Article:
Hillary Rodham Clinton jumped back into presidential politics on Sunday, announcing her much-awaited second campaign for the White House. "Everyday Americans need a champion. I want to be that champion," she said.
As she did in 2007, Clinton began her campaign for the 2016 Democratic nomination with a video. But rather than follow it with a splashy rally, she instead plans to head to the early-voting states of Iowa and New Hampshire, looking to connect with voters directly at coffee shops, day care centers and some private homes.
"So I'm hitting the road to earn your vote. Because it's your time. And I hope you'll join me on this journey," Clinton said at the end of a video, which features a series of men, women and children describing their aspirations.
This voter-centric approach was picked with a purpose, to show that Clinton is not taking the nomination for granted. Only after about a month of such events will Clinton will give a broader speech outlining more specifics about her rationale for running.
The former secretary of state, senator and first lady enters the race in a strong position to succeed her rival from the 2008 campaign, President Barack Obama.
Her message will focus on strengthening economic security for the middle class and expanding opportunities for working families. The campaign is portraying her as a "tenacious fighter" who can get results and work with Congress, business and world leaders.
"Americans have fought their way back from tough economic times. But the deck is still stacked in favor of those at the top. Everyday Americans need a champion and I want to be that champion," she said in the video.
"So you can do more than just get by. You can get ahead and stay ahead. Because when families are strong, America is strong."
Clinton's strategy, described ahead of the announcement by two senior advisers who requested anonymity to discuss her plans, has parallels to the approach Obama took in 2012. He framed his re-election as a choice between Democrats focused on the middle class and Republicans who sought to protect the wealthy and return to policies that led the country into recession.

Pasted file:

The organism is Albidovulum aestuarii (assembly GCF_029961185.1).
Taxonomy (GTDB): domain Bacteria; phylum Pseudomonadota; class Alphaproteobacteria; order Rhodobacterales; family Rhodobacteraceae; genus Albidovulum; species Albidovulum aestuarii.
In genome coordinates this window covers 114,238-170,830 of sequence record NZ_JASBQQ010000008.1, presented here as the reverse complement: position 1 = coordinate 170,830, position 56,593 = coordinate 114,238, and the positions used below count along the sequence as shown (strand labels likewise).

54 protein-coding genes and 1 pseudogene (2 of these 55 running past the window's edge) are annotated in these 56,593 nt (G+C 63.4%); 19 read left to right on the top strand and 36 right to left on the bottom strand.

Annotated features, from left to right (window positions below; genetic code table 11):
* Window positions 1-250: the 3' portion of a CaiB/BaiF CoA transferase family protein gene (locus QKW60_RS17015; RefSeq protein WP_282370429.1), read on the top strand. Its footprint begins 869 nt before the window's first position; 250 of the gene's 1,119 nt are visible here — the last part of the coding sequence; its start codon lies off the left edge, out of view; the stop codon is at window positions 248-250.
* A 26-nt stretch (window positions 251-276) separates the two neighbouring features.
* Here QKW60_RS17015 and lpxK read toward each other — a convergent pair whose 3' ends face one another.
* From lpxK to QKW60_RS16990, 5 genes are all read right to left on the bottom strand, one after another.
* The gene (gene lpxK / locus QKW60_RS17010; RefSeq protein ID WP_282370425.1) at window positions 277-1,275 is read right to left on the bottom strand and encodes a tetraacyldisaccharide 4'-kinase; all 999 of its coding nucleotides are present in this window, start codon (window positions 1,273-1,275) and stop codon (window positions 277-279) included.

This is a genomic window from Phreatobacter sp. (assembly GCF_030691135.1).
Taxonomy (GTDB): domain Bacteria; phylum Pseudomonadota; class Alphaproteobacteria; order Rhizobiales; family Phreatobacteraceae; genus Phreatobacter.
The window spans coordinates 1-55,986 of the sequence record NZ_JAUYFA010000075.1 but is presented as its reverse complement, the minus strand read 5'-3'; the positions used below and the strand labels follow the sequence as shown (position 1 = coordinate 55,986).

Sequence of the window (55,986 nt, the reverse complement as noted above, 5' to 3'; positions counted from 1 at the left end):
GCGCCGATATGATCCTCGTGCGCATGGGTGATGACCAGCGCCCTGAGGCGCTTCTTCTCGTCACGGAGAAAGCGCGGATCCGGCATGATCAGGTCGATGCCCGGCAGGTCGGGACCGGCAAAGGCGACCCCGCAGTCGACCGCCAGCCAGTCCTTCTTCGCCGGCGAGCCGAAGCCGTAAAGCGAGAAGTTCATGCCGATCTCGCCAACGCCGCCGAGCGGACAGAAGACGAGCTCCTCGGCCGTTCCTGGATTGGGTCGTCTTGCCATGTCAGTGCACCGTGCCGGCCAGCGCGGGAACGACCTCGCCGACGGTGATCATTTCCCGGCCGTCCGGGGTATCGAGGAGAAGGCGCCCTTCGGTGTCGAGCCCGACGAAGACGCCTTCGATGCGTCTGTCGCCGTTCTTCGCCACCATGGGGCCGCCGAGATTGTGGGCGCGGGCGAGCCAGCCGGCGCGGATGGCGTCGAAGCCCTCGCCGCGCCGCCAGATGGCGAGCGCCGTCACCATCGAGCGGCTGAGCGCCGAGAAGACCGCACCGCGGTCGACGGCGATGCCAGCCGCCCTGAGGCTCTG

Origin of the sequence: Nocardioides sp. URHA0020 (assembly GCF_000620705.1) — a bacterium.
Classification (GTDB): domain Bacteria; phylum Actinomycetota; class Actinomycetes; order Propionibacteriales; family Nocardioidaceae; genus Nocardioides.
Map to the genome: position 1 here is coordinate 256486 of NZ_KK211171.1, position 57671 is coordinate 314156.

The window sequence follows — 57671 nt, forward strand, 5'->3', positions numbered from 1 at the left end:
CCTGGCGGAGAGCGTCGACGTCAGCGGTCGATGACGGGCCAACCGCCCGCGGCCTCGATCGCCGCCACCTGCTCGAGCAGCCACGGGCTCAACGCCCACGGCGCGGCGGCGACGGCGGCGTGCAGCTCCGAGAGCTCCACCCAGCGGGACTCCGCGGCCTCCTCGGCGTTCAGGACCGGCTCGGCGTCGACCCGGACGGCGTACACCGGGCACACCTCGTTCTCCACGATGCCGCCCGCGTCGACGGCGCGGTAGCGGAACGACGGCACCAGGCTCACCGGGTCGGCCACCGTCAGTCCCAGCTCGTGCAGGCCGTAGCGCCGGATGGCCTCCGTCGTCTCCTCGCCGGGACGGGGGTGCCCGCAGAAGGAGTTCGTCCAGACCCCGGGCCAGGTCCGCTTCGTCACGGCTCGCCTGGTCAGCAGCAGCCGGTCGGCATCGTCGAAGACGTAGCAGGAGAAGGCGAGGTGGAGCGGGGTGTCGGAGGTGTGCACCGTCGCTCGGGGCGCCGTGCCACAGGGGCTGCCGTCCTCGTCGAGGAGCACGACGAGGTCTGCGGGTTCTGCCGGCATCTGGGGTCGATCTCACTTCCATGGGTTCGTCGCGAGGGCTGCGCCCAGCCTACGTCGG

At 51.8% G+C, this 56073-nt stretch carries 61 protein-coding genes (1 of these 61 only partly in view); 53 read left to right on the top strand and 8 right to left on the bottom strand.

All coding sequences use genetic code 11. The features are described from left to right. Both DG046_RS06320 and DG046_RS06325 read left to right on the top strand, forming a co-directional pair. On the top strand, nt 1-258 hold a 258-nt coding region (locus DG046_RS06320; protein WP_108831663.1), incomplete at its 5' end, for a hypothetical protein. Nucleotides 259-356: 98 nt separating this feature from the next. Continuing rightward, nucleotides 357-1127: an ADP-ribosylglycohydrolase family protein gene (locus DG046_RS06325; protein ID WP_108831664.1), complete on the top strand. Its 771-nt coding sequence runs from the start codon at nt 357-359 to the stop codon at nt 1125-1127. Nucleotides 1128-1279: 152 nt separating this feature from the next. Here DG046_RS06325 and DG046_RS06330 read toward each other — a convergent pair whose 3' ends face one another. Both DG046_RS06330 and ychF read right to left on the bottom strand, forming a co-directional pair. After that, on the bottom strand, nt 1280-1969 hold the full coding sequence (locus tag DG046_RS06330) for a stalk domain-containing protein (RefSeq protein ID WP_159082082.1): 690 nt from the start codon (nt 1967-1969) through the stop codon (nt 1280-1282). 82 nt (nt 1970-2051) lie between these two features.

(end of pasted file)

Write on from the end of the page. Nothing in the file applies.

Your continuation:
Clinton will face pressure from the progressive wing of her party to adopt a more populist economic message focused on income inequality. Some liberals remain skeptical of Clinton's close ties to Wall Street donors and the centrist economic policies of her husband's administration. They have urged her to back tougher financial regulations and tax increases on the wealthy.
"It would do her well electorally to be firmly on the side of average working people who are working harder than ever and still not getting ahead," said economist Robert Reich, a former labor secretary during the Clinton administration who has known Hillary Clinton for nearly five decades.
The GOP did not wait for her announcement to begin their campaign against her. The party's chairman, Reince Priebus, has outlined plans for a broad effort to try to undermine her record as secretary of state while arguing that her election would be like giving Obama a "third term."
Republicans have jumped on Clinton's use of a personal email account and server while she was secretary of state, as well as her handling of the 2012 terrorist attack in Benghazi, Libya.
Former Florida Gov. Jeb Bush, in his own online video, said Sunday: "We must do better than the Obama-Clinton foreign policy that has damaged relationships with our allies and emboldened our enemies."
Kentucky Sen. Rand Paul, who launched his presidential campaign last week, also pointed to the Clinton family's foundation, which has drawn criticism from Republicans for raising money from foreign governments.
Paul said it was hypocritical for the foundation to accept money from Saudi Arabia, which places public restrictions on the movement and activity of women, while Clinton carries forward with her long-standing effort to improve in women's rights.
"I would expect Hillary Clinton if she believes in women's rights, she should be calling for a boycott of Saudi Arabia," Paul said on NBC's "Meet the Press." `'Instead, she's accepting tens of millions of dollars."
Clinton is the first Democrat to get into the race, but there are some lower-profile Democrats considering challenging her, including former Maryland Gov. Martin O'Malley, former Virginia Sen. Jim Webb and former Rhode Island Gov. Lincoln Chafee.
The party's nominee will have to overcome history to win election. In the last half-century, the same party has held the White House for three consecutive terms only once, during the administrations of Republicans Ronald Reagan and George H.W. Bush.
The 2016 campaign is likely to be the most expensive in history, with total spending on both sides expected to well exceed the $1 billion spent four years ago. This weekend, Clinton campaign fundraisers escalated their outreach to Democratic donors, who largely back her bid, with a flurry of phone calls urging them to donate as soon as possible.
Clinton's formal entrance into the race also triggered the start of more aggressive fundraising by Democratic outside super political action committees such as Priorities USA Action that have been reorganized to promote her campaign.